The HI-I’s among us are outgoing, persuasive and gregarious. Your basic interest is people and people tend to respond to you naturally. You get along with everyone and, because of your inherent trust and willing acceptance of others, you may sometimes misjudge people’s intentions and abilities.

It’s likely that even with such a broad description of these classifications, you probably have a fairly good idea who you are, and you’ll probably, therefore, have a pretty good idea how to deal with team members or prospects who share your dominant characteristic. D’s will feel comfortable with just how much detail to get into with other D’s and how to push things through. I’s will naturally know how to win rapport and set up a conversation with other I’s.

But how can you best present to someone outside your personality grouping. You don’t have a lot of time to make an assessment, but it’s very important that you do. Whether you get the listing or not may depend upon it. The questions you will be trying to answer before you get into the meat of the situation are:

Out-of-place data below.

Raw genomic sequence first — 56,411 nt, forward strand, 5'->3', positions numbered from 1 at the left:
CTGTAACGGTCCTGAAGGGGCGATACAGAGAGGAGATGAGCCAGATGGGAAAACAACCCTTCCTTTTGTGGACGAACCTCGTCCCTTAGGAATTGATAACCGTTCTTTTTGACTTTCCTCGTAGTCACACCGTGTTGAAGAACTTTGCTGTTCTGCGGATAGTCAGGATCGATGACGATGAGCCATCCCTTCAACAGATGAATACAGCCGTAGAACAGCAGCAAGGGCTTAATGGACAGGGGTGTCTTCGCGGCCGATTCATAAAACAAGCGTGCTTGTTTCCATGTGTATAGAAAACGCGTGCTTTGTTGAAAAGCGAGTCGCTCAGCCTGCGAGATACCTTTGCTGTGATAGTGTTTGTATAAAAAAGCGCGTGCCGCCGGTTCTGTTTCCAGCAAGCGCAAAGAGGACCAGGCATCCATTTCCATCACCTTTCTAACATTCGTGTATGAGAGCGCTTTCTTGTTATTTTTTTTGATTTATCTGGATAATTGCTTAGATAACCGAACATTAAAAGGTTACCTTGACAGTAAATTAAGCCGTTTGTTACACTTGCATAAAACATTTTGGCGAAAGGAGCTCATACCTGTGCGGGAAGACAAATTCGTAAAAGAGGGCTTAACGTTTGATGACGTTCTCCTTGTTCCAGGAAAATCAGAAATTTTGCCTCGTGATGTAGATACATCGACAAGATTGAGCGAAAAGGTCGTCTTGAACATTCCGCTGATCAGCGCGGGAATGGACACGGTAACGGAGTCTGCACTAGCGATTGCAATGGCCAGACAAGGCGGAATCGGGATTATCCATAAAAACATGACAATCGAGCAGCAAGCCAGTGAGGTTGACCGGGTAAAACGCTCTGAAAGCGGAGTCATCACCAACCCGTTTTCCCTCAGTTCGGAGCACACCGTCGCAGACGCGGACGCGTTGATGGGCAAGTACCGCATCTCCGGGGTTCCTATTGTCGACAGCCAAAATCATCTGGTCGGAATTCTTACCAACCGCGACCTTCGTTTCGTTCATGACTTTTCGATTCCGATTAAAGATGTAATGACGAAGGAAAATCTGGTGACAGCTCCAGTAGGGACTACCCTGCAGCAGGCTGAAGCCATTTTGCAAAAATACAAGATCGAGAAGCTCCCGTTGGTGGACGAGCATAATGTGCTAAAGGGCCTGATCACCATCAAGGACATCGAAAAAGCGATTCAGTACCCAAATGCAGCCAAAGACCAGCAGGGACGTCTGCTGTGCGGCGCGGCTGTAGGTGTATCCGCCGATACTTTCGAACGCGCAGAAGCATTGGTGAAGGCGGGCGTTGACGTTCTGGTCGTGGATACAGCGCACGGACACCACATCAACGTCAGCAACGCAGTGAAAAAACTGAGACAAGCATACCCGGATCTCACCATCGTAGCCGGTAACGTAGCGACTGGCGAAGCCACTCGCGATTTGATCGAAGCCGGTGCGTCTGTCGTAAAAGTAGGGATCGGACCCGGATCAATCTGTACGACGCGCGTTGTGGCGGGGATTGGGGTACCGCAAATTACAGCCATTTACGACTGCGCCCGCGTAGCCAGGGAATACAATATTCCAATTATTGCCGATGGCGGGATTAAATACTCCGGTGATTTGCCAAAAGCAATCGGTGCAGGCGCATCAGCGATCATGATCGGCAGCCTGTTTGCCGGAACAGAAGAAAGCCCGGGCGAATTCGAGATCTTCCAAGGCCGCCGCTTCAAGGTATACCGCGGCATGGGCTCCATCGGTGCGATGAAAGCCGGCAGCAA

• how “friendly” and outgoing should I be (i.e. will it be met with welcome or scepticism)
• how much time should I spend on details (all points must be covered, but can be touched on with more or less details)
• How fast or slow should I approach the presentation? The summary? etc.

Reading a person incorrectly will have a major impact on the outcome of your interaction, but there is room for refinement inside the meeting. Always be watching your prospect for signs of what’s working and what’s not, and speed up or slow down, zero in or pull out as you go. Above all, don’t talk at them, talk with them. Make sure the conversations feels right to the prospect.

Here are some tips to help you make the correct assessment before you actually sit down to give them your presentation. Let’s take a look at how the beginning or introduction to your presentation should go.

Before Your Presentation

The purpose of the beginning of your presentation is to confirm your prospect’s intent to sell, to make a positive and professional first impression, to establish a good rapport with your seller(s), and to read your sellers as well as you can so you have a good sense of how you should be approaching your presentation.